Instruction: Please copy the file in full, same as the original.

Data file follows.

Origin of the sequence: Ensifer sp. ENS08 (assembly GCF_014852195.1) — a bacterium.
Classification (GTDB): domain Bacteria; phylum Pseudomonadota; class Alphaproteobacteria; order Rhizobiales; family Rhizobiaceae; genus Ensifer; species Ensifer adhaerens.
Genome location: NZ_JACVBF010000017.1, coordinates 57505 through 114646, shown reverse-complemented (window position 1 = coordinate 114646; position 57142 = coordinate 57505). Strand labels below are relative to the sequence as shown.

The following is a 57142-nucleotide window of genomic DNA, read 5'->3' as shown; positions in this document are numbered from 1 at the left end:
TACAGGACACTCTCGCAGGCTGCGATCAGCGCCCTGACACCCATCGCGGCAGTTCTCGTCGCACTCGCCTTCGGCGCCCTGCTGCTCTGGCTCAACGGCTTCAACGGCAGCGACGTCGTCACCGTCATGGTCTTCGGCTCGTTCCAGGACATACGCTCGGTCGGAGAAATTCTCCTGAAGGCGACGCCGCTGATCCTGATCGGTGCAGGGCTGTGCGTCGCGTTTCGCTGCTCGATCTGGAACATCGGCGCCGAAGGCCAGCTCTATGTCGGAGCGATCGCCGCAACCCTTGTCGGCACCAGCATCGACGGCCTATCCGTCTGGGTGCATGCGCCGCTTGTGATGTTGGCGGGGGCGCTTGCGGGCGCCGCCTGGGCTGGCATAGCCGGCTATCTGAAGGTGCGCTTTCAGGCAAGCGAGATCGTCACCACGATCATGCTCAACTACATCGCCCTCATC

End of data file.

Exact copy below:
Origin of the sequence: Ensifer sp. ENS08 (assembly GCF_014852195.1) — a bacterium.
Classification (GTDB): domain Bacteria; phylum Pseudomonadota; class Alphaproteobacteria; order Rhizobiales; family Rhizobiaceae; genus Ensifer; species Ensifer adhaerens.
Genome location: NZ_JACVBF010000017.1, coordinates 57505 through 114646, shown reverse-complemented (window position 1 = coordinate 114646; position 57142 = coordinate 57505). Strand labels below are relative to the sequence as shown.

The following is a 57142-nucleotide window of genomic DNA, read 5'->3' as shown; positions in this document are numbered from 1 at the left end:
TACAGGACACTCTCGCAGGCTGCGATCAGCGCCCTGACACCCATCGCGGCAGTTCTCGTCGCACTCGCCTTCGGCGCCCTGCTGCTCTGGCTCAACGGCTTCAACGGCAGCGACGTCGTCACCGTCATGGTCTTCGGCTCGTTCCAGGACATACGCTCGGTCGGAGAAATTCTCCTGAAGGCGACGCCGCTGATCCTGATCGGTGCAGGGCTGTGCGTCGCGTTTCGCTGCTCGATCTGGAACATCGGCGCCGAAGGCCAGCTCTATGTCGGAGCGATCGCCGCAACCCTTGTCGGCACCAGCATCGACGGCCTATCCGTCTGGGTGCATGCGCCGCTTGTGATGTTGGCGGGGGCGCTTGCGGGCGCCGCCTGGGCTGGCATAGCCGGCTATCTGAAGGTGCGCTTTCAGGCAAGCGAGATCGTCACCACGATCATGCTCAACTACATCGCCCTCATC